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With an ageing population, the importance of good dental care for those in aged care facilities has become a priority. By Lynne Testoni
There has been a huge focus on aged care in Australia recently, particularly after the Royal Commission into Aged Care Quality and Safety, but the issue of dental care for residents of aged care facilities has not always received the attention it deserves.
A paper in the Australian Dental Journal, ‘Improving the oral health of frail and functionally dependent elderly’ (Lewis et al, 2015), discusses the government endorsement of a national evidence-based oral health model when it introduced the first Nursing Home Oral and Dental Health Plan in 2010.
According to the paper, this model was called Better Oral Health in Residential Care, and promoted a multidisciplinary approach with doctors, nurses, careworkers and dental professionals sharing responsibility for the four key processes of oral health screening, oral health care planning, daily oral hygiene and access to dental treatment.
The model suggested treating frail and dependent residents onsite, encouraging an aged care/dental partnership to facilitate the use of portable dental equipment in the delivery of dental care.
Another paper in the Australian Dental Journal notes that today’s elderly often have more teeth than previous generations due to better oral health education and water fluoridation in many parts of Australia since the 1960s.
This paper comments that, “we now find many 50-year-olds who had access to fluoridated water in their formative years have had a negligible number of carious lesions and many 80- and 90-year-olds have a functional dentition”.
It’s a multidisciplinary approach towards dental care that has been adopted by the NSW-based Montefiore aged care facilities.
The Montefiore experience
Oral health therapist at Montefiore, Erin Brown, says that the importance of good oral health care cannot be underestimated. She says that it is a vital part of the quality of life experienced by all their residents for a number of reasons.
“Good oral health obviously enables the residents to be able to eat a big variety of foods,” she says, “which makes a difference to their overall health.
“It facilitates confidence as well, which is really important. If you’re feeling confident, you want to go to social activities and so on, which makes a big difference to their mental health.
“It’s also important because the bacteria in decay and gum disease can contribute to other systemic manifestations, including stroke, dementia, heart disease and pneumonia. Active infections can cause behavioral changes similar to a UTI.”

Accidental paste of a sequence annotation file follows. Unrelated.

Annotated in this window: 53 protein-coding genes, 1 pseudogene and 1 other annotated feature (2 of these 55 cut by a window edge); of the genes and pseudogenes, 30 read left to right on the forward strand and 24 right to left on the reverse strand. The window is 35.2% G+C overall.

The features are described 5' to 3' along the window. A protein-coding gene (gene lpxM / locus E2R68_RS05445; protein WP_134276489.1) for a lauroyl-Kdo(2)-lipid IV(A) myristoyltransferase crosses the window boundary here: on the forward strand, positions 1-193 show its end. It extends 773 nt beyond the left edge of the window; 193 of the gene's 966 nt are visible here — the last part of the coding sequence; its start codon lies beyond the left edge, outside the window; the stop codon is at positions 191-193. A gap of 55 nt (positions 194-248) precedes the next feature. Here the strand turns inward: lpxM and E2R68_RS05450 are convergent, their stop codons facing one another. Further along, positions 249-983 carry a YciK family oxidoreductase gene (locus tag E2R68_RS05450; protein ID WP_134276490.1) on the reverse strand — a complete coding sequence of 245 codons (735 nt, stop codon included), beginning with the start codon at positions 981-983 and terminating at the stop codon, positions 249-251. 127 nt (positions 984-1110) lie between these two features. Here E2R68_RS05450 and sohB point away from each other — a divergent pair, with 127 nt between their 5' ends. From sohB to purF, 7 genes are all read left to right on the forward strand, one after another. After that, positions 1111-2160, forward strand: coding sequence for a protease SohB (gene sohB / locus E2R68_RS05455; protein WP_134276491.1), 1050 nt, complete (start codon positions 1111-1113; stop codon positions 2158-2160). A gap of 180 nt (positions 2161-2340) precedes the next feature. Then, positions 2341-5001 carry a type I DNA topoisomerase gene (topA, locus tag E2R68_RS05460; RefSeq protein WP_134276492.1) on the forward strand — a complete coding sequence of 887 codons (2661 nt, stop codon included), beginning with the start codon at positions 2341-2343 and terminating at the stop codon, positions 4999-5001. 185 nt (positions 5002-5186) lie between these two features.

Brown works as on-staff oral health therapist at Montefiore, supported by three dentists, and one dental prosthetist.
“Basically, we manage all of the preventative treatments for the residents. So we see them for their check-ups and cleans, maintain their gum health, and go over all health and oral hygiene instruction with them,” she explains.
“And then I train the nursing staff and the assistants in nursing on oral hygiene and things such as tooth brushing instruction, and how to assist residents who may be resistant to oral care, which sometimes happens with residents with cognitive decline.
“The team of dentists come in and see residents for their exams, or if they need fillings or any of that type of work as well. The dental prosthetist visits regularly and he does dentures.”
Brown says that roles like hers at Montefiore are rare in the aged care industry, but feels it is the way of the future. “I’m onsite full time, which is lucky because at Montefiore, the majority of our allied health team are employed by Montefiore and we get that continuity of care,” she says.
“So if I want to liaise with a dietitian about something diet related, or an OT about something a resident might be struggling with, such as how to hold a toothbrush, we can modify things to help them. It’s really multidisciplinary, which is quite rare. And we have an onsite dental clinic as well.”
The Montefiore dental team has been using a treatment known as silver fluoride, as well, which Brown says is an amazing, preventative treatment for residents.
“It basically stops the decay in its tracks without having to necessarily drill,” she says.
COVID has been a challenging time in aged care and Brown says that the health team has worked hard to help residents in a holistic way.
“It’s obviously hard because we have no visitors able to come in,” she says. “We just have to make sure we’re supporting the residents and their mental health, because our aged care facilities are in lockdown, so residents are unable to see their family. But we do have an amazing staff and social work team, who have been facilitating zooms and online calls. We’ve got a specific engagement and mental health and wellbeing plan that we use to support the residents who are anxious and stressed, which is understandable.”
Brown spent seven years in private practice before joining Montefiore, and says she finds her role in an aged care facility to be incredibly rewarding.
“What I like is that because we’re going into their home, you really build meaningful connections with the residents, because you’re seeing them so often,” she explains.
“They come and say hello to you; they pop in and have a chat. And you work with their families as well. And they’re always really grateful. So you are looking out for them and helping them. Probably the most rewarding thing I find about it is the connections that you make with the residents. It feels like you’re really making a difference in their day-to-day life.”